Determining your business valuation

When opening the dairy operation to new potential partners, it’s important to assess the dairy business correctly. Cows, land, debt, barns, lagoons, permits, markets, inventories and milk checks should be part of the valuation. The ability to be profitable today and in the future should be considered.

“You could have the nicest barns and nicest facilities, but if they can’t generate any money, it’s not worth very much,” Gelber said. “If you can’t pay for it in 10 years, you probably have it at the wrong value.”

When it comes to cattle, Gelber focuses on three key components. “We pay a lot of attention to genetics, but when you’re valuating cows, there are three things that are important. The price of feed today, the stage of lactation and how old they are. Genetics is probably a distant fourth,” he said.

For forage valuation, Gelber and his team complete monthly inventories to weigh all feed going in and out, with a goal of having an accurate number at all times. With forages being taxed at full strength, Gelber says knowing those numbers can help if you’re at the stage where you are buying out your partners and considering the taxes involved in the purchase.

When buying out partners, Gelber also explained why it’s important to diminish the effects of taxes and debt. “Reasonably inflate cattle and things that have good or neutral tax consequences and deflate things that are taxed at full strength such as land rent and forages,” he explained. “But keep value in reason, and don’t push it to the limit or commit fraud.”

According to Gelber, this can help when figuring out what is fair and equitable. “You have to have a lot of trust and be true to your partners,” he added.

Taking on junior partners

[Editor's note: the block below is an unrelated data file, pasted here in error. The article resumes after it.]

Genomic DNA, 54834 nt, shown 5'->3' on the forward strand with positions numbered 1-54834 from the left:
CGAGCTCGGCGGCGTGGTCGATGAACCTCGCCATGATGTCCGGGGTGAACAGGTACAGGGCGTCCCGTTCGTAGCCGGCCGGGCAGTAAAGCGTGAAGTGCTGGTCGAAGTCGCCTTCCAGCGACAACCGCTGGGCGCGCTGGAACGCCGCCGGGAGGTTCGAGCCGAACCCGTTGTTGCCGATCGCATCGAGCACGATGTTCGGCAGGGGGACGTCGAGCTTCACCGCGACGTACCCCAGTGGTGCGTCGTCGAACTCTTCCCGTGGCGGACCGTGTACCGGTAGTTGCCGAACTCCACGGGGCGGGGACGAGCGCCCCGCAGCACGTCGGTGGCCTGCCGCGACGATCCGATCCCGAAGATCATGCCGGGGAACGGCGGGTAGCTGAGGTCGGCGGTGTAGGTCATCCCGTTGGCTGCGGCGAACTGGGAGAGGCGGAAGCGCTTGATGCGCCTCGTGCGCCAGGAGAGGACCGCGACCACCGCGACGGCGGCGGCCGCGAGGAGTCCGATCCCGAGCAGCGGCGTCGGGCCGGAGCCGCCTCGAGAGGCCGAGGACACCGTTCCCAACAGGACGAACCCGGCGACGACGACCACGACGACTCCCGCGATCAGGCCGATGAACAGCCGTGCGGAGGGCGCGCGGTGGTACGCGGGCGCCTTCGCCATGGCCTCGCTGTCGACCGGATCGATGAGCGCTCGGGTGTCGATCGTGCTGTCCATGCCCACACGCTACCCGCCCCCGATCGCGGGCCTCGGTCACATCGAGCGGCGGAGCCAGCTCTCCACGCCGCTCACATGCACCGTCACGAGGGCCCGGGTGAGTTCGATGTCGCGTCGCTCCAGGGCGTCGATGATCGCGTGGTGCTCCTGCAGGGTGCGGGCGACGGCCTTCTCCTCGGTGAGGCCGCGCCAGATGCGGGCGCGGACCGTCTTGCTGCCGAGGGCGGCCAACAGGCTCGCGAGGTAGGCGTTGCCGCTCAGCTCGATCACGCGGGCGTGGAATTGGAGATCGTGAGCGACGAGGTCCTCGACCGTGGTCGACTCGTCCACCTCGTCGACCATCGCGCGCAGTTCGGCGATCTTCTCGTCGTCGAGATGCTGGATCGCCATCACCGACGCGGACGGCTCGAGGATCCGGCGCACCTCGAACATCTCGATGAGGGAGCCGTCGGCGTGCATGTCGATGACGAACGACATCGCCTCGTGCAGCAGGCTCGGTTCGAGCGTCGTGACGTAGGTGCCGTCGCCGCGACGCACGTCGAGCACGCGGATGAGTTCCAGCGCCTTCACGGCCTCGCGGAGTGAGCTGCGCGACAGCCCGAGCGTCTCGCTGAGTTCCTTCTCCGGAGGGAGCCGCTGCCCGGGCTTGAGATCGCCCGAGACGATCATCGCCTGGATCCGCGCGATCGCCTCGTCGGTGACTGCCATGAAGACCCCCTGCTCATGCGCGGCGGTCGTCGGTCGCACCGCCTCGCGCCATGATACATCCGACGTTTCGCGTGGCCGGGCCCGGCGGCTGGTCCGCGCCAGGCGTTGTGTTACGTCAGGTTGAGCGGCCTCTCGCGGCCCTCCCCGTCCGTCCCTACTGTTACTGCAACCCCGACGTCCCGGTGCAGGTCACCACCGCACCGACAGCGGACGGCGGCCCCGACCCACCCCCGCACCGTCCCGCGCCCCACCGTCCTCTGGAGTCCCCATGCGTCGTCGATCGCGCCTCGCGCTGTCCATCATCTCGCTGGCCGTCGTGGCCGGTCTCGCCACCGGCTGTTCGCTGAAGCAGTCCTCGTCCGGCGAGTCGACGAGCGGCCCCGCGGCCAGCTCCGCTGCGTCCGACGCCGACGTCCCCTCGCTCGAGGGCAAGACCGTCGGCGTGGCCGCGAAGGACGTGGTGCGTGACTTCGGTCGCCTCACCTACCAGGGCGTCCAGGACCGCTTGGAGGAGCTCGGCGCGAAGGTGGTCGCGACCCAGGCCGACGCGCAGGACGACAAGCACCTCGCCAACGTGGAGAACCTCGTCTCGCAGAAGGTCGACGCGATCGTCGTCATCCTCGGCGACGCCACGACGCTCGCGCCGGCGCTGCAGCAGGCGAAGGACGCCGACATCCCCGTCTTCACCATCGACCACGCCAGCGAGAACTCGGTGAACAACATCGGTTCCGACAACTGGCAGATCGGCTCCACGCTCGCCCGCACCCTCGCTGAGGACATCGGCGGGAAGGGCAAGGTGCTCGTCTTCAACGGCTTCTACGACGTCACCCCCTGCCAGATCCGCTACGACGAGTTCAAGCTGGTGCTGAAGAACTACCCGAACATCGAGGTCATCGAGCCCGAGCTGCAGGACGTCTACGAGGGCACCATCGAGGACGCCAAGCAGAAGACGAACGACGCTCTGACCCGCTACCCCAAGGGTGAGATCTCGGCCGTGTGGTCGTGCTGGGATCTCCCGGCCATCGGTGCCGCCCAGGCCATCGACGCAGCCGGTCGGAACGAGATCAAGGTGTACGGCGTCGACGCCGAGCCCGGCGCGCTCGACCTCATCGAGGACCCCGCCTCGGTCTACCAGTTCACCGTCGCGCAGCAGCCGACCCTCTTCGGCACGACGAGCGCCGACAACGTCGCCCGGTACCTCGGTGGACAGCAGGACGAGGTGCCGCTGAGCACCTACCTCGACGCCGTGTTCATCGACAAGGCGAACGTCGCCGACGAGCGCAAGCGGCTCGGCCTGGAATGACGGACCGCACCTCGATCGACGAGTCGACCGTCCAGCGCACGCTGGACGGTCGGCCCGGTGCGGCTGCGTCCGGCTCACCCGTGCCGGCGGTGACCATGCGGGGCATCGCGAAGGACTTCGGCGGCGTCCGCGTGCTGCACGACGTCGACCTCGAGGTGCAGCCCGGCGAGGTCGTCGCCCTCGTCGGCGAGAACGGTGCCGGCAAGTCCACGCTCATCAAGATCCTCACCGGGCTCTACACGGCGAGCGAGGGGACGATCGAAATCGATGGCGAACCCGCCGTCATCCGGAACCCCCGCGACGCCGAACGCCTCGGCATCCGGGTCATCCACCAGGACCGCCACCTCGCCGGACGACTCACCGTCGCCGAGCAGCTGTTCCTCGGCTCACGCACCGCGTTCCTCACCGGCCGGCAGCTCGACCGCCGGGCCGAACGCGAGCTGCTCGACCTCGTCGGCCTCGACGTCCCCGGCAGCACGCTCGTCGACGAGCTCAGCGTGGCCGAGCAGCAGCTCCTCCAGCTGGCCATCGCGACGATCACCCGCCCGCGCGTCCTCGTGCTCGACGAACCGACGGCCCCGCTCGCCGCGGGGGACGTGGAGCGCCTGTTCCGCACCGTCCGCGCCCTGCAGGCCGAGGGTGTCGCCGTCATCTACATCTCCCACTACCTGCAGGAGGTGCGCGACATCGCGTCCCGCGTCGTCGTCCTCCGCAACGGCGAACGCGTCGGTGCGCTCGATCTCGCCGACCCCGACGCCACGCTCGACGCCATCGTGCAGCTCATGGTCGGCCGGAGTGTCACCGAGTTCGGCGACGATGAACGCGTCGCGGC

When working with both family and non-family partners, there are often generational differences that can make managing a business difficult. If you can find a way to fulfill the goals of both generations, all partners can benefit, Gelber explained.

“Economic goals can complement each other between generations,” he said. “It’s easy to think that the two generations are always against each other, but the way I look at it, the older generation is looking for wealth preservation and has an interest in their balance sheet. They want rental income for retirement.

“The younger generation wants to own the engine for profit, and profit and loss are more in their field,” Gelber continued. “If you can make sure both parties are getting their goals realized, everyone is going to be happy. There’s tremendous opportunity for young people who are good.”

Organizing a new business structure around leadership and ownership is also important to the long-term success of the partnerships.

“Don’t make a quasi-governmental mess that the next generation can’t run efficiently. When you set up a new structure, you need to have one or two people responsible and in charge,” he explained. Ultimately, Gelber said he is always thinking ahead to what’s in the best interest for him and his partners. He believes it is his responsibility to be fair and equitable.

“Nobody escapes old age, but business can. We have some trusts in place; we’re taking care of taxes and preserving wealth,” he said. “With new land, we put in an LLC [limited liability company], so depending on who has ownership at the time, they get their fair share. I’m not going to cut my young partners out on something that’s worth money at the end of the day.”